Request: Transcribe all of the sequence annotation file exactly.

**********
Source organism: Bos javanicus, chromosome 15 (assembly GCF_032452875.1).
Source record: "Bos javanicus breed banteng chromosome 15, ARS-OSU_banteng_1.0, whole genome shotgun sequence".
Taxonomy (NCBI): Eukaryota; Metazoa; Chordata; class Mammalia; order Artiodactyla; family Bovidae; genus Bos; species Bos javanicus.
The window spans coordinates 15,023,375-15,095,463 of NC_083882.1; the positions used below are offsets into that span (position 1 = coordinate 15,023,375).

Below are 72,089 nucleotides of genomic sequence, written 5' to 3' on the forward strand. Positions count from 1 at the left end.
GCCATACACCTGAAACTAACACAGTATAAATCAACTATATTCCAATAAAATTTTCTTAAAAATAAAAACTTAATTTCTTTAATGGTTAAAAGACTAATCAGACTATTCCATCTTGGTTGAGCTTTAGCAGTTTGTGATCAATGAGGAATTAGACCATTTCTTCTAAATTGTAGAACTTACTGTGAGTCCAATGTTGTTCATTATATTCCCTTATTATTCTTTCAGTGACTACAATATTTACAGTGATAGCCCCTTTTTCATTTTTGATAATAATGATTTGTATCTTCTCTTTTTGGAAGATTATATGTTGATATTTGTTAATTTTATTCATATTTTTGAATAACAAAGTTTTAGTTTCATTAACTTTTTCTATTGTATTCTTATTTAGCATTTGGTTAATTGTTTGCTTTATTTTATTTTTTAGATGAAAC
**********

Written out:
Source organism: Bos javanicus, chromosome 15 (assembly GCF_032452875.1).
Source record: "Bos javanicus breed banteng chromosome 15, ARS-OSU_banteng_1.0, whole genome shotgun sequence".
Taxonomy (NCBI): Eukaryota; Metazoa; Chordata; class Mammalia; order Artiodactyla; family Bovidae; genus Bos; species Bos javanicus.
The window spans coordinates 15,023,375-15,095,463 of NC_083882.1; the positions used below are offsets into that span (position 1 = coordinate 15,023,375).

Below are 72,089 nucleotides of genomic sequence, written 5' to 3' on the forward strand. Positions count from 1 at the left end.
GCCATACACCTGAAACTAACACAGTATAAATCAACTATATTCCAATAAAATTTTCTTAAAAATAAAAACTTAATTTCTTTAATGGTTAAAAGACTAATCAGACTATTCCATCTTGGTTGAGCTTTAGCAGTTTGTGATCAATGAGGAATTAGACCATTTCTTCTAAATTGTAGAACTTACTGTGAGTCCAATGTTGTTCATTATATTCCCTTATTATTCTTTCAGTGACTACAATATTTACAGTGATAGCCCCTTTTTCATTTTTGATAATAATGATTTGTATCTTCTCTTTTTGGAAGATTATATGTTGATATTTGTTAATTTTATTCATATTTTTGAATAACAAAGTTTTAGTTTCATTAACTTTTTCTATTGTATTCTTATTTAGCATTTGGTTAATTGTTTGCTTTATTTTATTTTTTAGATGAAAC